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Last Updated on May 6, 2015, by eNotes Editorial. Word Count: 479

Empire opens in 1898, just as the Spanish-American War ends. Charles Schuyler, the engaging young narrator of Burr , is dead, but his granddaughter, Caroline Sanford, is the protagonist of this book. Her half brother, Blaise Sanford, works for publisher William Randolph Hearst, and Caroline defies the Victorian era gender...

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Empire opens in 1898, just as the Spanish-American War ends. Charles Schuyler, the engaging young narrator of Burr, is dead, but his granddaughter, Caroline Sanford, is the protagonist of this book. Her half brother, Blaise Sanford, works for publisher William Randolph Hearst, and Caroline defies the Victorian era gender code and buys her own newspaper, in Washington, D.C. She copies Hearst’s style of yellow journalism, featuring murders on the front page of her newspaper, preferably of beautiful half-naked young women. Blaise later joins her as part owner of the Tribune, which gives them access to the power brokers who make history, as does Caroline’s affair with a rising southern politician, James Burden Day.

Much of the story is told from the point of view of Caroline’s friend, John Hay, once Abraham Lincoln’s young aide, now secretary of state. Hay’s circle includes Presidents McKinley and Roosevelt, whose geopolitical intrigues are wryly observed by Hay’s close friends, historian Henry Adams and author Henry James.

Hay, Adams, and James dissect the world scene as the United States continues its evolution from republic to empire. Vidal traces the path from the republic established by men such as George Washington and John Adams through the creation of an internal empire by Presidents Thomas Jefferson, Andrew Jackson, and James Polk—expansionists who grabbed vast tracts of land from Native Americans, Mexicans, and others. Lincoln created a unified nation with a powerful central government. McKinley then uses that new power to destroy the Spanish empire. He seizes Cuba, Puerto Rico, and the Philippines, which, along with other island bases, transform the Caribbean and Pacific into American lakes. Roosevelt adds the Panama Canal to the American empire, which allows Washington to move its fleet quickly from one geopolitical hotspot to another.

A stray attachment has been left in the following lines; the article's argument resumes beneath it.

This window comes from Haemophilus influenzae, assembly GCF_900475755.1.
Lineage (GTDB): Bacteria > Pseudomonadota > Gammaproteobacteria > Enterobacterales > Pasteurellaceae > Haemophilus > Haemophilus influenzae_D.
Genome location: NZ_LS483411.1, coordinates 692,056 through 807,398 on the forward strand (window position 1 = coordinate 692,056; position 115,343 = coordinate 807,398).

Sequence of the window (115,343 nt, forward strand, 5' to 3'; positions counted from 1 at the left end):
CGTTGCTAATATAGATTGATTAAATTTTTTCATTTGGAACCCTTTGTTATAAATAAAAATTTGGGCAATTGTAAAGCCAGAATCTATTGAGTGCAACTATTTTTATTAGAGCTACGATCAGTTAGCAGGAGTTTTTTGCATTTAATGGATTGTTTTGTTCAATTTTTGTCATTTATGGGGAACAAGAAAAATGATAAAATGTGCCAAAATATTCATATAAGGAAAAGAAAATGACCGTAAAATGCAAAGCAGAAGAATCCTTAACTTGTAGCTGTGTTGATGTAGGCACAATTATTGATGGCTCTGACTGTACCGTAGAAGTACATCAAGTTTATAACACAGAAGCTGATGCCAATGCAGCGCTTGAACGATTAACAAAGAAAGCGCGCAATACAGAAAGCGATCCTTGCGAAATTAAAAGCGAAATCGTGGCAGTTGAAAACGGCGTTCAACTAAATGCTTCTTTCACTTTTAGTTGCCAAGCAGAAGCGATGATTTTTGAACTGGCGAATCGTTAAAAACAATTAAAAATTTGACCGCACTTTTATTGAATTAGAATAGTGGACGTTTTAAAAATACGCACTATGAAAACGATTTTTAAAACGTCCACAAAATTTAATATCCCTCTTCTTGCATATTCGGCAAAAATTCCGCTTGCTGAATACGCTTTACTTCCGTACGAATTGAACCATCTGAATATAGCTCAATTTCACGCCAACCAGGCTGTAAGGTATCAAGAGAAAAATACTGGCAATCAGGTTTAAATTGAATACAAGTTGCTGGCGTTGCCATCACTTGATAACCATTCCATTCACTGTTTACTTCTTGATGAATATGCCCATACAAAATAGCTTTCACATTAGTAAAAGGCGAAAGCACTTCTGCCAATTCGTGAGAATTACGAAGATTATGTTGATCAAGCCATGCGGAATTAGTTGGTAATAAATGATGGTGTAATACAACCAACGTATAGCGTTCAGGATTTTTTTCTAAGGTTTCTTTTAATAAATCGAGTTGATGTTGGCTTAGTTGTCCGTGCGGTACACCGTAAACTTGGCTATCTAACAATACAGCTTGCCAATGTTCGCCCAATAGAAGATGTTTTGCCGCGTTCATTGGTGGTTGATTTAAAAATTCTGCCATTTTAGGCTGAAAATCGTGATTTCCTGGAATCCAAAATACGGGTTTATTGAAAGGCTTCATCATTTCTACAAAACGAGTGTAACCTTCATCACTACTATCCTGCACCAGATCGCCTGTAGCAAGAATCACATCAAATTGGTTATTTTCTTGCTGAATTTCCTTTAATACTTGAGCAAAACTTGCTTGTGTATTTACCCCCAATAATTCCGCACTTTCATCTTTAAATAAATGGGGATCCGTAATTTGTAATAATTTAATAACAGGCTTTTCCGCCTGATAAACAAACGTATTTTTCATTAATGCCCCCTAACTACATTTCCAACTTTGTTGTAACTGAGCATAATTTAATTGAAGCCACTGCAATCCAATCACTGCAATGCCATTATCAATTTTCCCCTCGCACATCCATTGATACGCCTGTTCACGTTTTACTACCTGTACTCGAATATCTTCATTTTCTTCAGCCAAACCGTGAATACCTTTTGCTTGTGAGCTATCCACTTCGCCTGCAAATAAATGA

Washington becomes the dynamic hub of the new empire, a place where politics and the media merge in ways that transform both. Caroline and Blaise Sanford both admire and are appalled by Hearst. Rather than contenting himself with just reporting the news, they believe that he is assuming immense power as an inventor of reality. Hearst believes that he, almost alone, created the war with Spain, which in its wake gave the United States an overseas empire. He says he invented the nation’s newest hero, Theodore Roosevelt, by sending him off to war surrounded by reporters.

There were limits to this new form of power. Hearst decides to go into politics himself but is shoved aside by his invention, Roosevelt, who becomes vice president in March, 1901, and then president, after McKinley’s assassination in September. The book ends with an angry confrontation between Hearst and Roosevelt. The publishing tycoon tells Roosevelt that he is a Hearst creation. History made me, not you, Roosevelt says. However, true history, Hearst muses, is the final fiction, and he is author of that.

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